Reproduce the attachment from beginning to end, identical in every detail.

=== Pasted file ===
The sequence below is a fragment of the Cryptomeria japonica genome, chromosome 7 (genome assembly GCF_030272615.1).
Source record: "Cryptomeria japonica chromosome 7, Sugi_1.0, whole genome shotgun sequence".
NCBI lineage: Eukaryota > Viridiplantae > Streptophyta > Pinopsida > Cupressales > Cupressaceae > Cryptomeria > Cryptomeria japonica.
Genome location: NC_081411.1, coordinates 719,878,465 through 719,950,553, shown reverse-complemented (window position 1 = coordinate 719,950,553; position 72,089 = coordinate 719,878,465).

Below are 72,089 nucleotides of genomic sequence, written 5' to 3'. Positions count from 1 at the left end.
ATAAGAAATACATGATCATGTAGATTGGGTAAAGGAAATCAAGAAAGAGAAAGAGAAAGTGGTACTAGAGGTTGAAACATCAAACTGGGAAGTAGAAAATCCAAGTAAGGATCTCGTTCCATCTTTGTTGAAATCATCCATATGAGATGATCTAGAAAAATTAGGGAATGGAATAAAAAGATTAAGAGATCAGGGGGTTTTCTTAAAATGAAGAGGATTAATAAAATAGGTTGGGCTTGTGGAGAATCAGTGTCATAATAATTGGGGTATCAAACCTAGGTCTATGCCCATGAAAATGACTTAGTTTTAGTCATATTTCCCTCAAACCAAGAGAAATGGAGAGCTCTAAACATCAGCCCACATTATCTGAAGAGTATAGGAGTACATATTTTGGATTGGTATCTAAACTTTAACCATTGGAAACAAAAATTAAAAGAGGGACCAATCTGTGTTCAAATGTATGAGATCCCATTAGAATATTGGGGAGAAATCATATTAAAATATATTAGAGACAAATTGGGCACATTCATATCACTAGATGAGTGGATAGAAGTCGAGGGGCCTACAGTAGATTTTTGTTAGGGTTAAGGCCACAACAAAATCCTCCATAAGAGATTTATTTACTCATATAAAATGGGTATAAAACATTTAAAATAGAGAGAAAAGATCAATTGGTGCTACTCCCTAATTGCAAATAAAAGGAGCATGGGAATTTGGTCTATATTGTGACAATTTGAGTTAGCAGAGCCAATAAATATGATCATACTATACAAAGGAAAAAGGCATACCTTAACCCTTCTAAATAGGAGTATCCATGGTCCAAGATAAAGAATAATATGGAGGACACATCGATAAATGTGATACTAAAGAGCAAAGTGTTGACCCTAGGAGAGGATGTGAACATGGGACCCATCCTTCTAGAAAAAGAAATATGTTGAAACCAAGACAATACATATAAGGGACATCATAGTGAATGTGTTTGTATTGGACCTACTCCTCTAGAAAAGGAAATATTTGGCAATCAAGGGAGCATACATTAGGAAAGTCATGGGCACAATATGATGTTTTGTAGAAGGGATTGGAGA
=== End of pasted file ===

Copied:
The sequence below is a fragment of the Cryptomeria japonica genome, chromosome 7 (genome assembly GCF_030272615.1).
Source record: "Cryptomeria japonica chromosome 7, Sugi_1.0, whole genome shotgun sequence".
NCBI lineage: Eukaryota > Viridiplantae > Streptophyta > Pinopsida > Cupressales > Cupressaceae > Cryptomeria > Cryptomeria japonica.
Genome location: NC_081411.1, coordinates 719,878,465 through 719,950,553, shown reverse-complemented (window position 1 = coordinate 719,950,553; position 72,089 = coordinate 719,878,465).

Below are 72,089 nucleotides of genomic sequence, written 5' to 3'. Positions count from 1 at the left end.
ATAAGAAATACATGATCATGTAGATTGGGTAAAGGAAATCAAGAAAGAGAAAGAGAAAGTGGTACTAGAGGTTGAAACATCAAACTGGGAAGTAGAAAATCCAAGTAAGGATCTCGTTCCATCTTTGTTGAAATCATCCATATGAGATGATCTAGAAAAATTAGGGAATGGAATAAAAAGATTAAGAGATCAGGGGGTTTTCTTAAAATGAAGAGGATTAATAAAATAGGTTGGGCTTGTGGAGAATCAGTGTCATAATAATTGGGGTATCAAACCTAGGTCTATGCCCATGAAAATGACTTAGTTTTAGTCATATTTCCCTCAAACCAAGAGAAATGGAGAGCTCTAAACATCAGCCCACATTATCTGAAGAGTATAGGAGTACATATTTTGGATTGGTATCTAAACTTTAACCATTGGAAACAAAAATTAAAAGAGGGACCAATCTGTGTTCAAATGTATGAGATCCCATTAGAATATTGGGGAGAAATCATATTAAAATATATTAGAGACAAATTGGGCACATTCATATCACTAGATGAGTGGATAGAAGTCGAGGGGCCTACAGTAGATTTTTGTTAGGGTTAAGGCCACAACAAAATCCTCCATAAGAGATTTATTTACTCATATAAAATGGGTATAAAACATTTAAAATAGAGAGAAAAGATCAATTGGTGCTACTCCCTAATTGCAAATAAAAGGAGCATGGGAATTTGGTCTATATTGTGACAATTTGAGTTAGCAGAGCCAATAAATATGATCATACTATACAAAGGAAAAAGGCATACCTTAACCCTTCTAAATAGGAGTATCCATGGTCCAAGATAAAGAATAATATGGAGGACACATCGATAAATGTGATACTAAAGAGCAAAGTGTTGACCCTAGGAGAGGATGTGAACATGGGACCCATCCTTCTAGAAAAAGAAATATGTTGAAACCAAGACAATACATATAAGGGACATCATAGTGAATGTGTTTGTATTGGACCTACTCCTCTAGAAAAGGAAATATTTGGCAATCAAGGGAGCATACATTAGGAAAGTCATGGGCACAATATGATGTTTTGTAGAAGGGATTGGAGA